Constitution lovers bear some responsibility for their own lost rights, speakers at the Liberty Convention 2010 told their audience on Saturday.
"We the people are the ones responsible for the sorry political state we're in today," tax protester Red Beckman told about 250 people in the University of Montana's Adams Center. "We're the ones to blame for the sorry economic situation we're in. We have given too much power to government."
That's resulted in everything from "government sending our sons to fight no-win wars" to a corrupt court system where "you've got to be the scum of the legal profession to get on the Supreme Court," Beckman said. "The founders of this country understood you cannot trust government."
To fix that, Beckman called on the audience to take back power in the example of the Montana Vigilantes who hung a crooked sheriff in 1864 or the Romanian soldiers who executed their own dictator in 1989. But he specifically recommended using the Constitution's Seventh Amendment, which authorizes trial by jury, especially the part that says "no fact tried by a jury shall be otherwise re-examined in any Court of the United States." However, he left out the final clause that reads "than according to the rules of the common law."
The two-day gathering in Missoula was predicted to bring 5,000 attendees of Tea Party-affiliated conservative groups, according to Ravalli County organizer Mona Docteur. The Friday night and Saturday morning sessions each had about 5 percent of that goal.
But small, active numbers can make a difference, gun rights advocate Gary Marbut told the audience. To poke fun at the University of Montana's ban on weapons in the Adams Center, Marbut came with a bright yellow squirt gun holstered on his belt.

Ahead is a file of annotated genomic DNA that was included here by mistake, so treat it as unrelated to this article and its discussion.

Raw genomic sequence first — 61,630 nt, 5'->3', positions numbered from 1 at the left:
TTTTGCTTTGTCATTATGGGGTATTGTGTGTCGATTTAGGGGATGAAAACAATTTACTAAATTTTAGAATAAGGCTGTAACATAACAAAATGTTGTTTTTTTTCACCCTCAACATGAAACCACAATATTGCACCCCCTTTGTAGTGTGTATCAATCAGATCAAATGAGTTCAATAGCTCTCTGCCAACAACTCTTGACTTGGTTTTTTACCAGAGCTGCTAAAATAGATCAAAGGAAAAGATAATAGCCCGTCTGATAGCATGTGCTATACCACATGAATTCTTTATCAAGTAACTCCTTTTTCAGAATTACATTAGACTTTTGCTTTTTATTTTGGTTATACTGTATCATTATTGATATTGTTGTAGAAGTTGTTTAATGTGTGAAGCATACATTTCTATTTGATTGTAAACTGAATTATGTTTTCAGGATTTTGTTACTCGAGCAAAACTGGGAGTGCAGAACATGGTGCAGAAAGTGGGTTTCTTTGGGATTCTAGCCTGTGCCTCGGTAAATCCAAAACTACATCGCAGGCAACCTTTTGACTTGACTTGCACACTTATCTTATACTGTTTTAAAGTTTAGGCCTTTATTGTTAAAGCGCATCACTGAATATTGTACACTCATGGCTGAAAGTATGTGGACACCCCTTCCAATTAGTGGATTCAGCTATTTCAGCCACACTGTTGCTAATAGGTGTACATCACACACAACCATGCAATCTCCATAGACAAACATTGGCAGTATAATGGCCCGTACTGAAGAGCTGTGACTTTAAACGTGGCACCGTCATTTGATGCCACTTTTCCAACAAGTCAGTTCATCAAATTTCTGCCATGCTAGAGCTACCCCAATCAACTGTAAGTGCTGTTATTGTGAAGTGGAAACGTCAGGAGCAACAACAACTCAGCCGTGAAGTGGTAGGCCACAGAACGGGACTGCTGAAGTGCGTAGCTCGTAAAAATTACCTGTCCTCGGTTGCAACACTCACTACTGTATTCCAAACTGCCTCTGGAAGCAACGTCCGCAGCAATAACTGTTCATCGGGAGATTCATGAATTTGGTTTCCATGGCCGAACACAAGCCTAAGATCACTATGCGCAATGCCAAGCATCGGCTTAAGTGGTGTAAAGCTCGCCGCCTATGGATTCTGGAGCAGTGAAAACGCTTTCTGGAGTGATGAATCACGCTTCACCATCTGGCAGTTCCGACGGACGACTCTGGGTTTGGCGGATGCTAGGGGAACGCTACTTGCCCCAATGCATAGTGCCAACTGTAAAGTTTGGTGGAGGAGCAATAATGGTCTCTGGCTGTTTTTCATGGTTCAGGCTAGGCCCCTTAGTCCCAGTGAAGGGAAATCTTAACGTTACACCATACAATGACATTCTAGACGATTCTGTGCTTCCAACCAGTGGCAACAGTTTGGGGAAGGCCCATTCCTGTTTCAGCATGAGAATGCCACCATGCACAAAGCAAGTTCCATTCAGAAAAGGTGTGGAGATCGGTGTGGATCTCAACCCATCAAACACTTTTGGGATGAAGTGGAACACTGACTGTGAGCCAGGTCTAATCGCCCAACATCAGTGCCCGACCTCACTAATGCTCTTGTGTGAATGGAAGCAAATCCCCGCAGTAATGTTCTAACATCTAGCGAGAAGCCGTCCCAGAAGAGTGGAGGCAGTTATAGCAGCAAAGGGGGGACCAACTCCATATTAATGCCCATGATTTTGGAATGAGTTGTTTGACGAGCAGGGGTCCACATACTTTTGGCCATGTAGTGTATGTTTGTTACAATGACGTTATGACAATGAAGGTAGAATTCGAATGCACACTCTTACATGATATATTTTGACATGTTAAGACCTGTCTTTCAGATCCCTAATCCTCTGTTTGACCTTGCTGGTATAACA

Marbut drafted the Firearms Freedom Act, which passed the Montana Legislature in 2009 after previous failures. Nearly two dozen other states have now enacted or are debating a similar measure, he said. It would exempt any firearm made and owned within a state from any federal gun-control laws.
"This is what we need to overturn a half-century of Commerce Clause precedent," Marbut said, referring to the federal government's constitutional authority to regulate inter-state business. The law has already been challenged and is expected to have a federal court hearing in a couple of weeks. Marbut said that was the first step in sending it all the way to the U.S. Supreme Court, where a real states-rights victory could be won.
He also spoke of plans to restart passage of a "Sheriffs First" bill, which the 1995 Legislature passed but was vetoed by then-Gov. Marc Racicot. The bill would require any federal law enforcement agent to get permission from a local elected sheriff before confronting a Montana citizen, whether for a drug investigation or an IRS tax audit.
That paved the way for Richard Mack, a former two-term sheriff and car salesman who helped block a federal move ordering sheriffs to make background checks on gun buyers. Former Ravalli County Sheriff Jay Printz joined him before the Supreme Court in overturning that law in 1996.
Mack started his speech with a commercial for a freeze-dried food company before moving on to a recount of his conversion from a "jerk cop" to a "constitutional sheriff."
"Your officers have got to ask themselves, which is more important: Keeping your oath or following these statutes?" Mack said. "I would uphold the Constitution rather than man DUI roadblocks and hand out tickets."
A constitutional sheriff would also have helped Civil Rights figure Rosa Parks keep her bus seat, Mack said, adding that no part of the Tea Party movement should tolerate racism. But he added that same sheriff would help "Rosa Parks the gun owner, Rosa Parks the tax protester, Rosa Parks the home-schooler or the Rosa Parks who says I am not taking ‘Obamacare.' "
That may not be necessary if Beckman's prediction comes to pass. He said the current U.S. government was violating the First and Second Commandments of the Old Testament about respecting God, and was due to fall just as the atheist Soviet Union had toppled.
"I know the federal, small-g god is going to go down," he said. "The king I serve says its going to go down."
Reporter Rob Chaney can be reached at 523-5382 or at email@example.com